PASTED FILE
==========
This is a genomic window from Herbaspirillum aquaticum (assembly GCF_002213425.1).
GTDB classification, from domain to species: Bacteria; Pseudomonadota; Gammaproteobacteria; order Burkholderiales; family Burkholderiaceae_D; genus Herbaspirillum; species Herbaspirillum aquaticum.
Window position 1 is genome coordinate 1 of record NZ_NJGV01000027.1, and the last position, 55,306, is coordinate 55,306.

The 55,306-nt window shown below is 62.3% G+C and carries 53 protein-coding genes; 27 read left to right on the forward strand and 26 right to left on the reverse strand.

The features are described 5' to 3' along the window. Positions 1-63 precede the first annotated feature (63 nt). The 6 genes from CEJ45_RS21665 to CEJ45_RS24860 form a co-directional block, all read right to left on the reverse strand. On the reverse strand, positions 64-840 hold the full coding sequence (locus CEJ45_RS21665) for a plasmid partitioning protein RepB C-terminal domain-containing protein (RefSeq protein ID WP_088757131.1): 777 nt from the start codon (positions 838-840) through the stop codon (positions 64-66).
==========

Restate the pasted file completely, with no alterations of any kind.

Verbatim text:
This is a genomic window from Herbaspirillum aquaticum (assembly GCF_002213425.1).
GTDB classification, from domain to species: Bacteria; Pseudomonadota; Gammaproteobacteria; order Burkholderiales; family Burkholderiaceae_D; genus Herbaspirillum; species Herbaspirillum aquaticum.
Window position 1 is genome coordinate 1 of record NZ_NJGV01000027.1, and the last position, 55,306, is coordinate 55,306.

The 55,306-nt window shown below is 62.3% G+C and carries 53 protein-coding genes; 27 read left to right on the forward strand and 26 right to left on the reverse strand.

The features are described 5' to 3' along the window. Positions 1-63 precede the first annotated feature (63 nt). The 6 genes from CEJ45_RS21665 to CEJ45_RS24860 form a co-directional block, all read right to left on the reverse strand. On the reverse strand, positions 64-840 hold the full coding sequence (locus CEJ45_RS21665) for a plasmid partitioning protein RepB C-terminal domain-containing protein (RefSeq protein ID WP_088757131.1): 777 nt from the start codon (positions 838-840) through the stop codon (positions 64-66).